So you think you're a real gearhead? We've got a quiz to test your knowledge in a specific area ... the components of the engine!
But first, a little background. After millennia of using strong animals like horses and oxen to pull vehicles, or to power other forms of machinery, humans began dreaming of machines that would power themselves. They didn't, however, agree on what kind of fuel might power the earliest engines. One early effort used hydrogen (an idea we've come back to as fossil fuels lose their appeal). The first winner, however, was steam — with coal being the raw fuel that boiled the water. Later, it was largely German engineer Karl Benz (his last name might be familiar) who was responsible for the ultimate decision to use petroleum fuel (that's gasoline, to us everyday people) to power what became known as the internal combustion engine.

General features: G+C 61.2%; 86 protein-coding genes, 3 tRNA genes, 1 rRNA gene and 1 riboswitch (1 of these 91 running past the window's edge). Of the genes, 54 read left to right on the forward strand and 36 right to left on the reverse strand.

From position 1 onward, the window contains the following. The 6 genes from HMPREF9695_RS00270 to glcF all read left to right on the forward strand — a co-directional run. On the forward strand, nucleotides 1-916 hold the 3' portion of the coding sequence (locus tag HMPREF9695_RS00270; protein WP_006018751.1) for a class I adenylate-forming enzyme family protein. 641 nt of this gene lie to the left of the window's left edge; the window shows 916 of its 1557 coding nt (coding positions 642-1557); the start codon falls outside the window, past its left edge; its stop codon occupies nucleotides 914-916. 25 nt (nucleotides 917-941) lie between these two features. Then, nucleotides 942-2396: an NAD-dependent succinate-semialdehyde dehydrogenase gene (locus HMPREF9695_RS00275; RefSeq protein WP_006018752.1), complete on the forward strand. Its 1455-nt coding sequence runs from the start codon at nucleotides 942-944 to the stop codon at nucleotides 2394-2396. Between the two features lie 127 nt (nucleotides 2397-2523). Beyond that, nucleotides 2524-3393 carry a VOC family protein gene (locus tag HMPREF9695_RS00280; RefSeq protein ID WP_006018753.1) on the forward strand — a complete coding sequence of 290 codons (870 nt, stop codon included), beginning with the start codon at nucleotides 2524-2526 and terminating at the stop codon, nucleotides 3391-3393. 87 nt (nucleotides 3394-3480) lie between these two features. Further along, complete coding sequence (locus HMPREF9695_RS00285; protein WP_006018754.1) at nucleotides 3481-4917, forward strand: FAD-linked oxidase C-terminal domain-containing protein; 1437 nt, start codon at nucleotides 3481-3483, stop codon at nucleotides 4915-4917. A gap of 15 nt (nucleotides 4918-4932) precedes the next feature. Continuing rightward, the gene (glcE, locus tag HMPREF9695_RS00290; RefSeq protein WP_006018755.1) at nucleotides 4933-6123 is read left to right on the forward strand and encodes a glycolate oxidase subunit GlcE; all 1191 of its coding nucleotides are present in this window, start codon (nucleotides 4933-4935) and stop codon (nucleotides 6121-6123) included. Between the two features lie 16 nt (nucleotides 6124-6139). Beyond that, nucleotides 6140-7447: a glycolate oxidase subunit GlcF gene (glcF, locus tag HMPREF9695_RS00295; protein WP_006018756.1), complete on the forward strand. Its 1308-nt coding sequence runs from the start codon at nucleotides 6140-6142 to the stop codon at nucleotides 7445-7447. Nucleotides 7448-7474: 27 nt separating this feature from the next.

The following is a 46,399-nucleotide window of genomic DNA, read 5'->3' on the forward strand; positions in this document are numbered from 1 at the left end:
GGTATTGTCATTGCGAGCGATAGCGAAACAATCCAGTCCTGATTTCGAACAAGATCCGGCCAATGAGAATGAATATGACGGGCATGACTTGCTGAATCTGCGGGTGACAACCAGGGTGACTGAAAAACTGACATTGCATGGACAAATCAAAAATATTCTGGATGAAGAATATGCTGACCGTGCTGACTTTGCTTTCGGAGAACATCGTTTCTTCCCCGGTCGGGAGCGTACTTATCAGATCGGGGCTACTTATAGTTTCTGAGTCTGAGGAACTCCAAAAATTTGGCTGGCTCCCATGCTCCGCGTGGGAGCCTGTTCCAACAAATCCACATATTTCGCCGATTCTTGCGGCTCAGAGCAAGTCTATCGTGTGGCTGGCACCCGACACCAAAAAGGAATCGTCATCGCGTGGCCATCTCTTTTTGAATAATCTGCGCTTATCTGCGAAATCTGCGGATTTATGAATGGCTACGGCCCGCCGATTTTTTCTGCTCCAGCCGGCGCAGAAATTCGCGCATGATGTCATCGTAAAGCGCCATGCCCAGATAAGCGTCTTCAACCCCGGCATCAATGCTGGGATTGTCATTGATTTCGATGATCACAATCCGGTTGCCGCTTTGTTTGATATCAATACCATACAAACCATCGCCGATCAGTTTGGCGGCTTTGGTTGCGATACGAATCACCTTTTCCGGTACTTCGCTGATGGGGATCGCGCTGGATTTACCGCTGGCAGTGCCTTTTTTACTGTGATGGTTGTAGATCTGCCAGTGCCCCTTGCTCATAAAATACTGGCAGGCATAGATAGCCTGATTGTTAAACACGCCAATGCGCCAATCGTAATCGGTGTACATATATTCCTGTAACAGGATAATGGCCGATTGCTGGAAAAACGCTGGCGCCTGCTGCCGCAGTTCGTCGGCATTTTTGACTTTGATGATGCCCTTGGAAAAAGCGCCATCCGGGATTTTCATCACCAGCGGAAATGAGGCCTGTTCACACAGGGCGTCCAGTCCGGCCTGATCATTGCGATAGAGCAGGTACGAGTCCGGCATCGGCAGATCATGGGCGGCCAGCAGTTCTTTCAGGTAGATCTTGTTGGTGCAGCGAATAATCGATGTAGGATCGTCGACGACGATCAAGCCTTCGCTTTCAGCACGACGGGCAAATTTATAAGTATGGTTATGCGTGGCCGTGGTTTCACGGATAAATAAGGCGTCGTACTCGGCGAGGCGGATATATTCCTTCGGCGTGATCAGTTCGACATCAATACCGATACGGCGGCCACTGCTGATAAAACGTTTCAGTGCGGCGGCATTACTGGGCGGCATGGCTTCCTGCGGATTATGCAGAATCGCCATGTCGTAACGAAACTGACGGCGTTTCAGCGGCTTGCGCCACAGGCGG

"Internal combustion" means that the vehicle or machine has no external power source — it's essentially a little power plant all its own. This is especially true of cars, where the engine not only burns gas to turn the wheels but provides electricity for the car's other systems; its interior lights, the radio, the climate control — the stuff that makes driving a pleasure and not just a convenience.
Are you ready? Good luck!